WELL FOLKS. IT’S OCTOBER and for those of us at The Mindless Philosopher being October means only one thing: the return of The Walking Dead.
In case it’s not (painfully) obvious from our previous posts, The Walking Dead is our favorite TV show.
Yep. TMP are philosophers. And our favorite television show isn’t Seinfeld.
Although you can argue that The Walking Dead isn’t really about anything, either.
Any fan of AMC’s highly-rated zombie somewhat soap opera knows that being a fan of The Walking Dead means that one’s favorite character can die at any moment. Season six saw the show kill off a few red shirts (Carter, David, Sturgess), say sayonara to a handful of characters we cared about (Denise, Deanna, Jessie, and Nicholas?), and pulled the fake-out with at least two characters. The season six finale “cliffhangered” the audience, teasing the death (via a barbed wire-wrapped baseball bat named Lucille) of a major character.
The season six finale pleased some and angered many.
And for the last six months, The Walking Dead fans, angry or otherwise, have been concerned with just one thing: WHO DID NEGAN KILL?
And at THIS point I guess I should say SPOILER ALERT.
AND SO, last Sunday, The Walking Dead aired its season seven premiere episode.
After six months of waiting, we finally got to see who Negan killed.
True to form, the season seven premier pleased some. Angered many.
I think from now on, I’m going to tell anyone who pisses me off to suck my nuts.
Hopefully not after I’ve been stuck on the noggin by a barbed wire-covered bat.
Now, being a fan of both The Walking Dead and philosophy, I got feels, not only because of the brutality of the act, but also because I was watching the episode through philosophy-tinted glasses.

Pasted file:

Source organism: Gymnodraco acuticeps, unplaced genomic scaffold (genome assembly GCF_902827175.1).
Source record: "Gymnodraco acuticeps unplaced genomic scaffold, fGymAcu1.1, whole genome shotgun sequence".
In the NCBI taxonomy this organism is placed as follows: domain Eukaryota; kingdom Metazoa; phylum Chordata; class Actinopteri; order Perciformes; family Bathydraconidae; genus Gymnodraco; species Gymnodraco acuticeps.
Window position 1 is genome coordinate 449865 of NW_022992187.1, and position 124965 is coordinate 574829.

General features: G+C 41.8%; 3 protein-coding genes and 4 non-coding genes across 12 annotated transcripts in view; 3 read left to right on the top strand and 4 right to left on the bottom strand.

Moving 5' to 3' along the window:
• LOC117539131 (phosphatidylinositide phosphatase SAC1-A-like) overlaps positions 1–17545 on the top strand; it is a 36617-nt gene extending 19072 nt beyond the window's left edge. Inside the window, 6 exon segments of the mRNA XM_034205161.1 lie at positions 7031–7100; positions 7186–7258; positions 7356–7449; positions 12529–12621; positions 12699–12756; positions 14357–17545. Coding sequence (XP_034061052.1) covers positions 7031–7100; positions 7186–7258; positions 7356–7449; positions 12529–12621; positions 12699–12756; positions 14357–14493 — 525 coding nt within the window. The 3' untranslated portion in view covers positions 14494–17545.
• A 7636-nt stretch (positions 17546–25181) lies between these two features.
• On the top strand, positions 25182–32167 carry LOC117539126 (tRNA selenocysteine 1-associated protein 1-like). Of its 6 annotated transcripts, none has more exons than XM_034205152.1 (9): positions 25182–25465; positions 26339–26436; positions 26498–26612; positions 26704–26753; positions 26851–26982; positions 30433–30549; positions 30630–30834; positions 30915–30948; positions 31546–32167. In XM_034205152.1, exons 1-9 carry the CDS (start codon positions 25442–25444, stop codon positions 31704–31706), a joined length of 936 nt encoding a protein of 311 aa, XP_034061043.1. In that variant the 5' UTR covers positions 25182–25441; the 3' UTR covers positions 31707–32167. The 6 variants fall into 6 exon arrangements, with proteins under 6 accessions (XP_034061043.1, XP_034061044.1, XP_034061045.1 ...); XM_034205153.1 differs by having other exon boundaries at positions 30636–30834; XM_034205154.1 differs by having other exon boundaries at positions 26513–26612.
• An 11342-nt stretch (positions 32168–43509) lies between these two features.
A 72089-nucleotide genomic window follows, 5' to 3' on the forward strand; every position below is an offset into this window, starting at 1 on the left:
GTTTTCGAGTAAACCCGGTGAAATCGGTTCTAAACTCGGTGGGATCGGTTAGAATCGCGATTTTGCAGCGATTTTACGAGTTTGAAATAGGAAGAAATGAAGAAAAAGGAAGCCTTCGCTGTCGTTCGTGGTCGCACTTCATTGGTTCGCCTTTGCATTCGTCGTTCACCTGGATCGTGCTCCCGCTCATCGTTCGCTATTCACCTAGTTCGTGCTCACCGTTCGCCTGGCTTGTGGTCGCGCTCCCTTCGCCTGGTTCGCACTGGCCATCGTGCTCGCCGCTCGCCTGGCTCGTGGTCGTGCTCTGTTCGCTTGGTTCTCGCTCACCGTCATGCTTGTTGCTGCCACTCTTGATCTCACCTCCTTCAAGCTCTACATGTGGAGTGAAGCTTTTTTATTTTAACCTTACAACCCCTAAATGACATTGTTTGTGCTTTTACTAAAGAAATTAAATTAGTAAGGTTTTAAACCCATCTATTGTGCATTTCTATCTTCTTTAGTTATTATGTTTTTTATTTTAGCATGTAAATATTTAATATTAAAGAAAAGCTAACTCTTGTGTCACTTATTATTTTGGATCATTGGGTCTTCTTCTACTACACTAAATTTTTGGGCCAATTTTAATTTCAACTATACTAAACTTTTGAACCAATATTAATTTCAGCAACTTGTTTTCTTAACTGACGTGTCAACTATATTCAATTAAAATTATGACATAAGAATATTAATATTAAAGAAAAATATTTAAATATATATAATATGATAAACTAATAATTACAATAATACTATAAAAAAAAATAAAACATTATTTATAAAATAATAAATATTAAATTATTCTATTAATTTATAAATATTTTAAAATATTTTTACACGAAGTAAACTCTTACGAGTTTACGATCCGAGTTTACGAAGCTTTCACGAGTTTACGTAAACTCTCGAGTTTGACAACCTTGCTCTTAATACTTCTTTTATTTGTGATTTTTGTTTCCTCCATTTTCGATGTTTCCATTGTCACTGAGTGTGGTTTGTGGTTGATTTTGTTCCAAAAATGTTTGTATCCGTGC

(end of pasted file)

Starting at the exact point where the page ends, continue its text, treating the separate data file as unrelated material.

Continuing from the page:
If I wasn’t in the habit of underestimating the philosophical acumen of the writers of the show, I would have guessed that I was watching a thought experiment being played out on my TV screen.
To wit: an ethical thought experiment.
Seriously, if you haven’t watched the episode yet, there are SPOILERS AHEAD.
So… as we end season six, we see Rick Grimes and ten members of his group (whaddya know, almost all major characters!) on their knees and at the mercy of the new bad guy – the barbed wire-infused bat-wielding, leather jacket-wearing, an F-bomb every-other-word saying (but not on basic cable), Negan.
Rick and his crew have, to quote Rick from an alternate take from the season five finale, “fucked with the wrong people”, and Negan is aiming to exact some payback on the people responsible for the deaths of a number of his men.
Negan says he’s going to beat to death one of Rick’s crew with his bat, Lucille.
Any interference, Negan tells the group, will not be tolerated (he does, however allow them to breathe, blink, and cry). Negan tells Rick and his group, “I will shut that shit down, no exceptions.”
Long story short, Negan plays a game of “Eeny, Meeny, Miny, Moe”, eventually landing on Abraham as “it” and proceeds to bludgeon Abe with Lucille, exclaiming how the ginger-haired former military man took the first blow “like a champ”.
Reminder: tell anyone who pisses me off the suck my nuts.
Now, it’s right around this time when a simple cudgeling becomes an even more complicated moral dilemma.
Fan favorite (and possibly un-killable) Daryl Dixon decides to ignore Negan’s non-interference admonition and attacks Negan.
Negan, having already been previously interrupted by Glenn (he allowed Glenn’s interference due to the emotional weight of the situation), makes good on his warning and shuts that shit down, killing another member of Rick’s group with the barbed wired-sleeved Lucille: Glenn.
Ok, we all know Negan carried out the physical deed. And in any court of law Negan would undoubtedly be sent to prison for double murder.
But any philosopher would tell you that legal guilt and moral culpability aren’t always the same thing.